Saturday morning I got up early to hit a few pools below Elkmont in search of larger browns. Despite my best efforts, I never saw any truly large fish but had a good time looking. Before heading back to camp for breakfast, I fished a favorite pool and caught a few rainbows. Again, the bead head dropper was nailing all the fish.
In camp, after eating a hearty breakfast, I pulled out my tying equipment and cranked out a dozen of the hot fly pattern. Assured of a good supply of flies, we headed out for another day on the stream. Our destination required a bit of hiking which is always a gamble. Someone could be on the water ahead of you spooking all the fish and causing your catching numbers to suffer. However, if you are the first one on the water in a few days, the results can be spectacular.
We finally commenced fishing in a favorite pool of mine. Of course, I say that about most of the water on Little River. Still, I have had more good days in this area than any other stretch of Little River. I figured that it would probably produce at least a few fish for my less-experienced fishing buddies. What I didn't expect was how much the river would show off for us.
I started fishing up the first run while Nathan and JR got into their wading gear. Generally I hike in ready to fish, but they packed their waders. Fishing to the head of the first pool produced five fish, and my excitement was growing exponentially. Most of the fish were on the dropper, but some were rising to the Parachute Adams as well. Once I got Nathan and JR fishing, they were immediately successful as well.
Soon we developed an efficient rhythm. In stretches where it was easy to leapfrog, we spread out through a 100-200 yard section. Where the rhododendron crowded closer to the water, we fished directly across from each other in stealth mode, sneaking slowly along the edges and picking pockets for the brightly colored rainbows and occasional brown that took the caddis pupa with reckless abandon and kept rising often enough to insure that we stuck with a dry/dropper rig. In fact, by the end of the day, we all agreed that probably half of our fish came on the dry flies.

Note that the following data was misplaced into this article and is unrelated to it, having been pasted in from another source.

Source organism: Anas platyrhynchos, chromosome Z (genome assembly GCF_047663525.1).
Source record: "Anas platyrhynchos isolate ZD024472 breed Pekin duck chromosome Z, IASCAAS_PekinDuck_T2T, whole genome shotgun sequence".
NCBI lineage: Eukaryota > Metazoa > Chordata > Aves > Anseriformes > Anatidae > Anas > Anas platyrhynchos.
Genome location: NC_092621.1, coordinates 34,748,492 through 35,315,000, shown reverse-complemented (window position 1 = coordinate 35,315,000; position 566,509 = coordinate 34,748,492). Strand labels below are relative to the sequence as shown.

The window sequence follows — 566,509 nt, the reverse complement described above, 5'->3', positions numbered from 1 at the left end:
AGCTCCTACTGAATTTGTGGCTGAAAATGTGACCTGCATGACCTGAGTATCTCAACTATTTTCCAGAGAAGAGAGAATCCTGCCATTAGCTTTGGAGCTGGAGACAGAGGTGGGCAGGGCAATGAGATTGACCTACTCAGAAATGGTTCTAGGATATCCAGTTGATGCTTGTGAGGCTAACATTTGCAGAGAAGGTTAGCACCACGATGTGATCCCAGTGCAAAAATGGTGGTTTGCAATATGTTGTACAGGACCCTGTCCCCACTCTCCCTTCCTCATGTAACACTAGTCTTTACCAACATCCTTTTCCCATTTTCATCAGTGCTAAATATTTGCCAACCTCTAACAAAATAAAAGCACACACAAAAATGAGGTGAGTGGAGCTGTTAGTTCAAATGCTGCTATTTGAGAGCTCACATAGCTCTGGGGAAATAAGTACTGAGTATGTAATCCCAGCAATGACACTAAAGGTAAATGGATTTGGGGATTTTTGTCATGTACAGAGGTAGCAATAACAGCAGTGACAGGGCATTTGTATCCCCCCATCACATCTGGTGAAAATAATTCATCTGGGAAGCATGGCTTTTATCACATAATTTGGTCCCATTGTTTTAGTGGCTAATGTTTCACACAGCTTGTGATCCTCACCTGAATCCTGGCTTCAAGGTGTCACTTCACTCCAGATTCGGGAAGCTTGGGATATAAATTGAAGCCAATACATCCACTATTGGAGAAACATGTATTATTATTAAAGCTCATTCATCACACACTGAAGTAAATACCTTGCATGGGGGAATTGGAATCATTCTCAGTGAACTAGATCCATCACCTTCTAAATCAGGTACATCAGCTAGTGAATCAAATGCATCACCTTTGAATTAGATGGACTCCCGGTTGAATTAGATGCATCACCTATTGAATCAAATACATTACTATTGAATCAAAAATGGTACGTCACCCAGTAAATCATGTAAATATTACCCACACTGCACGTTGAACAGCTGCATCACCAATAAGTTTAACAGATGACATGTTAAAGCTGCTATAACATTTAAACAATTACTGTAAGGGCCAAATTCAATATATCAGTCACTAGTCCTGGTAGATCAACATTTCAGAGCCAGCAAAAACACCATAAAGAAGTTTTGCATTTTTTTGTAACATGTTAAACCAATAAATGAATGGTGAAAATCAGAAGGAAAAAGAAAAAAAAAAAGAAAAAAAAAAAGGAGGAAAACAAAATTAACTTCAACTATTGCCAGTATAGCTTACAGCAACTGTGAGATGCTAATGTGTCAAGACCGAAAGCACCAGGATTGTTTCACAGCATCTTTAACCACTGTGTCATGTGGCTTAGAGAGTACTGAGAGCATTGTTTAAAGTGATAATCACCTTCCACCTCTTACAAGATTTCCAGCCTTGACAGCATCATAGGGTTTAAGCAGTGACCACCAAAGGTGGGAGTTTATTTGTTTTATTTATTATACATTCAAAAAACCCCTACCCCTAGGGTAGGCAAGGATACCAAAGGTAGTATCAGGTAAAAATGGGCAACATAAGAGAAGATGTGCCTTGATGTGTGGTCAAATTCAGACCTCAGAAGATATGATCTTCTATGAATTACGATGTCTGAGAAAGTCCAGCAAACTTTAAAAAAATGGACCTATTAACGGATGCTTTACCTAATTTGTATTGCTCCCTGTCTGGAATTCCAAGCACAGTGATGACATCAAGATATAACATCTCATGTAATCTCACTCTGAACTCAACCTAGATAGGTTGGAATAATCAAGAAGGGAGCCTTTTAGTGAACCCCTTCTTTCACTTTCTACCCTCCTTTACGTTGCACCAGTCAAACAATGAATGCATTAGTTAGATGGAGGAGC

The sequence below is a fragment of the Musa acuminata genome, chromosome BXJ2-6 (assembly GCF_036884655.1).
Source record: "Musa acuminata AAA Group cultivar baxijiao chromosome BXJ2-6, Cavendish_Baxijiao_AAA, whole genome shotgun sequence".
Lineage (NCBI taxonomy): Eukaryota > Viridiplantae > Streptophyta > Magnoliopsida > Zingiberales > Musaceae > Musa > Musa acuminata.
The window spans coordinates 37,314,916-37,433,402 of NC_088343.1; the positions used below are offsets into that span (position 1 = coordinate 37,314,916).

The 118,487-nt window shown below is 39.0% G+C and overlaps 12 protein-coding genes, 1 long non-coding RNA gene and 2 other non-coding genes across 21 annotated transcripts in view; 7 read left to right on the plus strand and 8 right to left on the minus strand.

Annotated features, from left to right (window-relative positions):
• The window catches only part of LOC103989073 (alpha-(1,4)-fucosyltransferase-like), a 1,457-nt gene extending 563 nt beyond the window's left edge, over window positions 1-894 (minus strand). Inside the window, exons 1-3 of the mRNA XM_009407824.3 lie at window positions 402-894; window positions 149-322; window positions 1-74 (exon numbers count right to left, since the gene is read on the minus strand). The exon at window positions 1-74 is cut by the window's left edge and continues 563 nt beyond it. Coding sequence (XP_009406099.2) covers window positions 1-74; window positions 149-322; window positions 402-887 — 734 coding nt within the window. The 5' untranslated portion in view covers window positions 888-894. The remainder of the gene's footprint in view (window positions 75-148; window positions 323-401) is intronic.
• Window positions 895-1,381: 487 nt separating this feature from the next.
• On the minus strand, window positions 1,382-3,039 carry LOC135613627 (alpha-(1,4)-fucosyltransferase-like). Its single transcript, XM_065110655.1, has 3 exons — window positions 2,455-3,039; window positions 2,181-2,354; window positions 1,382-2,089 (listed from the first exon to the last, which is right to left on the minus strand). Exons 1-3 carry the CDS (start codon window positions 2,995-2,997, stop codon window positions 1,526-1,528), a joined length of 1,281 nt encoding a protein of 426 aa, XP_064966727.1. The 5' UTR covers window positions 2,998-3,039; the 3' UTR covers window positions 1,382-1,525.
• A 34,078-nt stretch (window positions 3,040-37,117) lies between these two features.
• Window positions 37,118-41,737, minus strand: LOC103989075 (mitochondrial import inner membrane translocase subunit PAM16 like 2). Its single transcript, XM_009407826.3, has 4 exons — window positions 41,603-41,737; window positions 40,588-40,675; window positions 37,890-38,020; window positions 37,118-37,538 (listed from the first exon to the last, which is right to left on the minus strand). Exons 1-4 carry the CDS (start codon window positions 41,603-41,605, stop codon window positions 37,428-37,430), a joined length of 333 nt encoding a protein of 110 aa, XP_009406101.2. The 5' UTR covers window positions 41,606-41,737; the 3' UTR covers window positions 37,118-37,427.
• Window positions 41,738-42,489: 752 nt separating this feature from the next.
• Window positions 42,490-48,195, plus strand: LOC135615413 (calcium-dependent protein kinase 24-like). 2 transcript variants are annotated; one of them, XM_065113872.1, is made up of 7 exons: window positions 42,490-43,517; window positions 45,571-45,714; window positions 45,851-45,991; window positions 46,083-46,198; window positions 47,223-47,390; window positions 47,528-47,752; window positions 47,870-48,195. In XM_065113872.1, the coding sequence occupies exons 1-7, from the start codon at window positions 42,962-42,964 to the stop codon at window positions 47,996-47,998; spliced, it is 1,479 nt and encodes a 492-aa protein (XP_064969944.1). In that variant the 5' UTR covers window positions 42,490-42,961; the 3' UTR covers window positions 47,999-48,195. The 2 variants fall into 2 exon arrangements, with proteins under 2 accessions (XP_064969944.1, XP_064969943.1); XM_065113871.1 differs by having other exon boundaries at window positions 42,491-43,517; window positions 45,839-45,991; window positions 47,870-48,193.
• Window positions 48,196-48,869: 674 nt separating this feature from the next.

There were many highlights throughout the day, but one of the best was when Nathan caught a nice fish. I was busy helping JR to retie when I heard Nathan shout. When I looked up, I saw his rod bent and asked if it was a good one. The look on his face was priceless as he responded in the affirmative. Quickly finishing the knot for JR, I started wading back across the stream to help land the fish and take pictures. The trout started on a blistering run downstream with Nathan following in pursuit. Finally, in some dead water behind a boulder we landed the nice brown. High fives were given all around and then we took a few pictures. The fish had put up a heroic fight so I spent some extra time reviving it. When it was rested, the fish took off quickly, hopefully to grow some more before we catch it again.
Another highlight was when I happened on a pool where seemingly ever trout was out feeding. Before I was finished, I had taken 12 trout out of the pool along with my best fish of the weekend, a 12 inch brown. In the last pool of the day, Nathan and I caught 1o trout between the two of us. These are just two examples that give some idea of just how good the fishing was on this trip. Sometimes I enjoy just catching a lot of fish. Other times I am in the mood for a difficult fish or maybe a quality hatch. On this trip, I definitely got my fill of catching average Smoky Mountain trout.
(Nathan Stanaway Photo)
Sunday morning we planned on fishing for an hour or two after taking down camp. JR still had not caught a brown trout despite catching probably 40 or 50 rainbows over the previous two days. We decided to fish a section close to camp and hope for a brown or two. Again, the stars aligned and JR got his brown in the first pool he fished. This was a good way to finish an epic weekend. Both Nathan and JR had caught a lot of fish and the weather had been perfect. Things couldn't have been better...